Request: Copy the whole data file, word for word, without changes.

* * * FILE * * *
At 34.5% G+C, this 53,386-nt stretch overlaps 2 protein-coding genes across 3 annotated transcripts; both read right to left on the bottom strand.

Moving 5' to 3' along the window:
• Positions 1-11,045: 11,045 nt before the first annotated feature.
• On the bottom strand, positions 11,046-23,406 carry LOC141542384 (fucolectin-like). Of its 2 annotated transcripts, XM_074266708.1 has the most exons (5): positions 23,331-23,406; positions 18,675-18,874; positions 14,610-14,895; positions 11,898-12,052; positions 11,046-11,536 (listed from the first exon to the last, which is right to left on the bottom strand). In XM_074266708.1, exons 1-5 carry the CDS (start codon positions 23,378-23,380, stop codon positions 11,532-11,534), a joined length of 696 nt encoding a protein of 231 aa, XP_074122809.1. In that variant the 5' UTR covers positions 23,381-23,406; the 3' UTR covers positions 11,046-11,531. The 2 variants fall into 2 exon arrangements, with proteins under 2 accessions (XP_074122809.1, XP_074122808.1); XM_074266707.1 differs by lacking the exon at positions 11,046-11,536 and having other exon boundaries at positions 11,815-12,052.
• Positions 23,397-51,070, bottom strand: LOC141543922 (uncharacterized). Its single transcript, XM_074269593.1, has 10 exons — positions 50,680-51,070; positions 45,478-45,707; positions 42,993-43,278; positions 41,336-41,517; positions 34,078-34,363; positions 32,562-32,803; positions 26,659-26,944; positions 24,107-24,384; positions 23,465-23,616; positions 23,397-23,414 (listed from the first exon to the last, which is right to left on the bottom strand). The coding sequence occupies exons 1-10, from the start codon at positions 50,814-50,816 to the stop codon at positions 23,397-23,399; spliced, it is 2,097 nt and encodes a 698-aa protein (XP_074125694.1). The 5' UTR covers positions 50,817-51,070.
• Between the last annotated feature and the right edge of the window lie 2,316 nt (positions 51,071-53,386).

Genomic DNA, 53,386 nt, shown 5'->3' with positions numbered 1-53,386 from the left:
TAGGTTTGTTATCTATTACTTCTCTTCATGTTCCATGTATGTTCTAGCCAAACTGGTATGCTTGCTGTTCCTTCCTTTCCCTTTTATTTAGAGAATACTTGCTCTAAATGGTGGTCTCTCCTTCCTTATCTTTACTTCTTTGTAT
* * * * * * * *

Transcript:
At 34.5% G+C, this 53,386-nt stretch overlaps 2 protein-coding genes across 3 annotated transcripts; both read right to left on the bottom strand.

Moving 5' to 3' along the window:
• Positions 1-11,045: 11,045 nt before the first annotated feature.
• On the bottom strand, positions 11,046-23,406 carry LOC141542384 (fucolectin-like). Of its 2 annotated transcripts, XM_074266708.1 has the most exons (5): positions 23,331-23,406; positions 18,675-18,874; positions 14,610-14,895; positions 11,898-12,052; positions 11,046-11,536 (listed from the first exon to the last, which is right to left on the bottom strand). In XM_074266708.1, exons 1-5 carry the CDS (start codon positions 23,378-23,380, stop codon positions 11,532-11,534), a joined length of 696 nt encoding a protein of 231 aa, XP_074122809.1. In that variant the 5' UTR covers positions 23,381-23,406; the 3' UTR covers positions 11,046-11,531. The 2 variants fall into 2 exon arrangements, with proteins under 2 accessions (XP_074122809.1, XP_074122808.1); XM_074266707.1 differs by lacking the exon at positions 11,046-11,536 and having other exon boundaries at positions 11,815-12,052.
• Positions 23,397-51,070, bottom strand: LOC141543922 (uncharacterized). Its single transcript, XM_074269593.1, has 10 exons — positions 50,680-51,070; positions 45,478-45,707; positions 42,993-43,278; positions 41,336-41,517; positions 34,078-34,363; positions 32,562-32,803; positions 26,659-26,944; positions 24,107-24,384; positions 23,465-23,616; positions 23,397-23,414 (listed from the first exon to the last, which is right to left on the bottom strand). The coding sequence occupies exons 1-10, from the start codon at positions 50,814-50,816 to the stop codon at positions 23,397-23,399; spliced, it is 2,097 nt and encodes a 698-aa protein (XP_074125694.1). The 5' UTR covers positions 50,817-51,070.
• Between the last annotated feature and the right edge of the window lie 2,316 nt (positions 51,071-53,386).

Genomic DNA, 53,386 nt, shown 5'->3' with positions numbered 1-53,386 from the left:
TAGGTTTGTTATCTATTACTTCTCTTCATGTTCCATGTATGTTCTAGCCAAACTGGTATGCTTGCTGTTCCTTCCTTTCCCTTTTATTTAGAGAATACTTGCTCTAAATGGTGGTCTCTCCTTCCTTATCTTTACTTCTTTGTAT